Conversion of rainfall to runoff, according to the laws of gravity, vivifies earth, replenishes groundwater, keeps rivers and lakes full of water, and varies the landscape by the action of erosion. The benefit of rainfall-runoff (R-R) modeling as a role of science is providing information for engineers and decision makers to manage, protect, and enhance water resources. Large uncertainties and high non-linearity of the R-R barricade the process-based modeling and seek a black box relationship between driving and resultant variables. So, various black box methods such as artificial intelligence (AI) models have been already presented for R-R simulation (e.g. Sun et al. 2014; Yaseen et al. 2015; Chadalawada et al. 2016; Kwin et al. 2016; Nourani 2017). Among such AI models, Artificial Neural Network (ANN), Extreme Learning Machine (ELM) and Support Vector Machine (SVM) as black box approaches have revealed their capabilities in modeling and forecasting non-linear hydrological processes in general and R-R modeling in particular (e.g. Okkan & Serbes 2012; Raghavendra & Deka 2014; Taormina & Chau 2015; Afan et al. 2016; Gizaw & Gan 2016; Hosseini & Mahjouri 2016; Humphrey et al. 2016; Lima et al. 2016; Yaseen et al. 2016; Yin et al. 2017). On the other hand, available models often rely on empirical algorithms to represent processes that are not well defined, making multi-resolution wavelet analysis appealing, in which long term, high, or low frequency details can be made and used to deep understanding of hydro-environmental processes. The Wavelet Transform (WT) as a data pre-processor presents better interpretation of the process by decomposing non-stationary time series into sub-signals at different scales (levels) and can clarify spectral and temporal information of the signal by combination with ANN, ELM and SVM (WANN, e.g. Nourani et al. 2014; Gorgij et al. 2016); Wavelet-ELM (WELM, e.g. Deo et al. 2016) and Wavelet-SVM (WSVM, e.g. Nourani & Andalib 2015; Kim et al. 2017) models for hydro-environmental processes simulation. In this study, WANN, WELM and WSVM models are utilized for Multi-Station (MS) modeling of R-R. However in AI models, maybe there is not a paramount relation between inputs and outputs. So, dominant input selection is a main challenge of time series modeling, especially in WANN, WELM and WSVM. For this aim, in this study two pre-processing approaches of Self-Organizing Map (SOM) based clustering and mutual information (MI) concept are employed to extract main features and inputs of the WANN, WELM and WSVM methods. SOM as an effective clustering method recently has been used in various hydro-environmental studies (e.g. Kalteh et al. 2008; Adeloye & Rustum 2012; Nourani & Parhizkar 2013; Kar et al. 2015; Chang et al. 2016; Li et al. 2018). On the other hand, MI as a nonlinear measure of data substance can be a robust scheme in necessity of the choice of dominant inputs among numbers of wavelet-based sub-signals (Nourani et al. 2015). Altogether, due to the significance of the model's inputs to acquire the general pattern of R-R process, participation of watershed's effective data has the paramount importance. So, considering both spatial and temporal variations of runoff as a cascade-based MS can elevate prediction of runoff in watersheds. Although MS models were used in some hydrologic research (e.g. Turan & Yurdusev 2009; Nourani & Komasi 2013; Lee & Resdi 2016), to the best of our knowledge there was no study using a MS framework considering seasonality or periodic properties and its influence on the runoff transmission of the watershed for patterning the R-R process. Accordingly, this paper aims to not only predict the outlet runoff values of Little River Watershed (LRW) but also to simulate the runoff time series via a cascade manner at particular points inside the watershed. Therefore, R-R MS modeling is considered in cases where the inside runoff of the LRW is necessary to be predicted. In cascade modeling, the upper sub-basins runoff time series are applied to predict the interior sub-basins runoff, and consequently, central sub-basins are attended in the LRW outlet runoff prediction. Therefore, the MS model can provide a promising platform regarding the runoff amount in LRW critical places. Hence, two different scenarios are considered for R-R MS modeling to identify an appropriate strategy in hydro-environmental studies. In the first scenario, R-R process Markovian property is suggested as the MS model base, where rainfall antecedent and sub-basins runoff time series are shared (Nourani & Komasi 2013). Furthermore, MI non-linear feature extraction criterion, which is a more appropriate measure compared to the Correlation Coefficient (CC) linear measure, is used for the suitable inputs selection of the Least Square SVM (LSSVM), Feed Forward Neural Network (FFNN), and ELM models to prevent from the laborious process of trial-error for input selection where FFNN is the most commonly used AI model in hydrology, LSSVM uses the concept of SVM classifier as a pre-processing tool which sometimes can lead to more accurate results and ELM as a newer generation of AI models were employed and compared in this study, of course other AI-based models (e.g. genetic programming, Ravansalar et al. 2017) can also be applied. In the second scenario, the seasonality-based or multi-scale property of the R-R process would be considered, where the sub-basins runoff time series using the WT are decomposed at an appropriate level to clarify temporal and spectral time series information. Consequently as a new feature extraction approach, both SOM and MI are used respectively for homogeneous sub-signals clustering and choosing the proper agents of clusters, to be fed into LSSVM, FFNN and ELM models for the LRW MS runoff modeling.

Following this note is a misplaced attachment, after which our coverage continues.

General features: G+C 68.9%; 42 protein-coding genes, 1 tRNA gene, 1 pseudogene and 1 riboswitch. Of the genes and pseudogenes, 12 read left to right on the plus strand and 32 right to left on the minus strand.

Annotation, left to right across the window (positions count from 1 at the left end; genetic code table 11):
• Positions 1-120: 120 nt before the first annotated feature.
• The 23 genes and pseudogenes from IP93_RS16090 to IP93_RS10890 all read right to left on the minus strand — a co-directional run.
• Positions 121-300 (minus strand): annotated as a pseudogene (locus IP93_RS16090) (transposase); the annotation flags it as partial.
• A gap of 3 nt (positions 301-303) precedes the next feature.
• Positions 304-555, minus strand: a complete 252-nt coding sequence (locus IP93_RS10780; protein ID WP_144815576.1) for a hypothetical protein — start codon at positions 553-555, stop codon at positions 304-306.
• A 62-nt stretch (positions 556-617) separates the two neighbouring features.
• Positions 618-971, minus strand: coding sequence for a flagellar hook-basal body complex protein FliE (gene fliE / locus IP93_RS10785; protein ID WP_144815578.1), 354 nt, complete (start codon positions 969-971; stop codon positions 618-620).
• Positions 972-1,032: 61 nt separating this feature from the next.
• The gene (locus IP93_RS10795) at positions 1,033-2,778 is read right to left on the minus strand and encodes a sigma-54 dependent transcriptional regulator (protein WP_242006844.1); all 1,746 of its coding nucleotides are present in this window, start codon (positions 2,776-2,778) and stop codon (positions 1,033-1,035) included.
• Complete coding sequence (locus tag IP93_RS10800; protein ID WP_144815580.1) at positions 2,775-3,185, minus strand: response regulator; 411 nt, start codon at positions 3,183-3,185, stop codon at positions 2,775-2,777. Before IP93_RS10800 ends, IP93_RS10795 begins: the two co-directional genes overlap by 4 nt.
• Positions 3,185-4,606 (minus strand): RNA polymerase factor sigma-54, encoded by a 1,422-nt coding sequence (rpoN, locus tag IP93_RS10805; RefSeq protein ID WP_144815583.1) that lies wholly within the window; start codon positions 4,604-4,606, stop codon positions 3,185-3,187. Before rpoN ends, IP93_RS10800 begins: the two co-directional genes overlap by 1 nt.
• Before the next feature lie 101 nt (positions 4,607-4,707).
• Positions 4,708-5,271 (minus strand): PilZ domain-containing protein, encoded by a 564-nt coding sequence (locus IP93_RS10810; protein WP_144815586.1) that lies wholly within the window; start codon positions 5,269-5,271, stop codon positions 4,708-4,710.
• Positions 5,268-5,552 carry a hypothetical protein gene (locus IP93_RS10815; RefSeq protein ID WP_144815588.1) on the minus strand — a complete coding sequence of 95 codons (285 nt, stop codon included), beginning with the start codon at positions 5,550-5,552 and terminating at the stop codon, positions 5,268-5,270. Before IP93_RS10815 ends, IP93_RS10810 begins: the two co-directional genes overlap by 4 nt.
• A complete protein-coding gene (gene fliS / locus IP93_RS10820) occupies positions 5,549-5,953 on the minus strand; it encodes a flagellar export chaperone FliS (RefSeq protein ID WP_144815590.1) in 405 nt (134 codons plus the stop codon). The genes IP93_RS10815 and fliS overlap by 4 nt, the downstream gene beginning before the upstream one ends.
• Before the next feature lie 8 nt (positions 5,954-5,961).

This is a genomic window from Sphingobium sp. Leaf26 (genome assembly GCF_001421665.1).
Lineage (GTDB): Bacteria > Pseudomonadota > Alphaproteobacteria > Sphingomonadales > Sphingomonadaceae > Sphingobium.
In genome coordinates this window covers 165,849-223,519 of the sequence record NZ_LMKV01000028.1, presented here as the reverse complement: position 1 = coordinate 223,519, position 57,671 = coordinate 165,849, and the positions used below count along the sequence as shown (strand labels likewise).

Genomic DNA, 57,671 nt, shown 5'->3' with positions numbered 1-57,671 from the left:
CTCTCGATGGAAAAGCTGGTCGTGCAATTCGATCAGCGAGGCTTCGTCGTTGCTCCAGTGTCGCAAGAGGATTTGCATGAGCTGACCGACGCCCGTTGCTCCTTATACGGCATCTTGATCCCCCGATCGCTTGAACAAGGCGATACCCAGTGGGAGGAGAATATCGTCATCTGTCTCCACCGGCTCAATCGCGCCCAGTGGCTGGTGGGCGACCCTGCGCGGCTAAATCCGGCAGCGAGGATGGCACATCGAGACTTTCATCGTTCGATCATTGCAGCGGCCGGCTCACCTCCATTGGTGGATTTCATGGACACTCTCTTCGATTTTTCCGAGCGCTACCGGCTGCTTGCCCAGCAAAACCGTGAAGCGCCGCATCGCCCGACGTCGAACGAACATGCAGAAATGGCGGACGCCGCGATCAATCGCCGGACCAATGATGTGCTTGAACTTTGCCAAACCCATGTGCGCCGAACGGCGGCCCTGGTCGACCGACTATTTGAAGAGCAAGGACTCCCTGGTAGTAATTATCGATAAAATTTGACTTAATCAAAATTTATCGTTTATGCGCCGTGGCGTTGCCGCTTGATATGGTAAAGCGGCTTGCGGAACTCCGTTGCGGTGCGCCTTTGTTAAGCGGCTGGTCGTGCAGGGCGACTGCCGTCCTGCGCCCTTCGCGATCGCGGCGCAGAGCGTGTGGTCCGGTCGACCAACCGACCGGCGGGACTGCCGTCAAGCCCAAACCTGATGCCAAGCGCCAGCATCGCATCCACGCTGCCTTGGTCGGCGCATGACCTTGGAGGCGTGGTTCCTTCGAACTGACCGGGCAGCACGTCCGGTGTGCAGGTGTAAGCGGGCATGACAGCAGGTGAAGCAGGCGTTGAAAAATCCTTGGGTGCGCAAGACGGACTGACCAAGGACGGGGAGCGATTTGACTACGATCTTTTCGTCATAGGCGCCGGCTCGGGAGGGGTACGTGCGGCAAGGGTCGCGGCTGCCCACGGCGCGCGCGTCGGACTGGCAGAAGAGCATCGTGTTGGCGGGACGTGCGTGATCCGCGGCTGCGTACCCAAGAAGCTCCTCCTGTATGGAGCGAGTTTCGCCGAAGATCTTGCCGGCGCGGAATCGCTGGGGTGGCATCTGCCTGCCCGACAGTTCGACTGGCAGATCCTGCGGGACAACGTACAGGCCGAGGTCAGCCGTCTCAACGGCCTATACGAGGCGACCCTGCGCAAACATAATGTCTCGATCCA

STUDY AREA AND DATA SET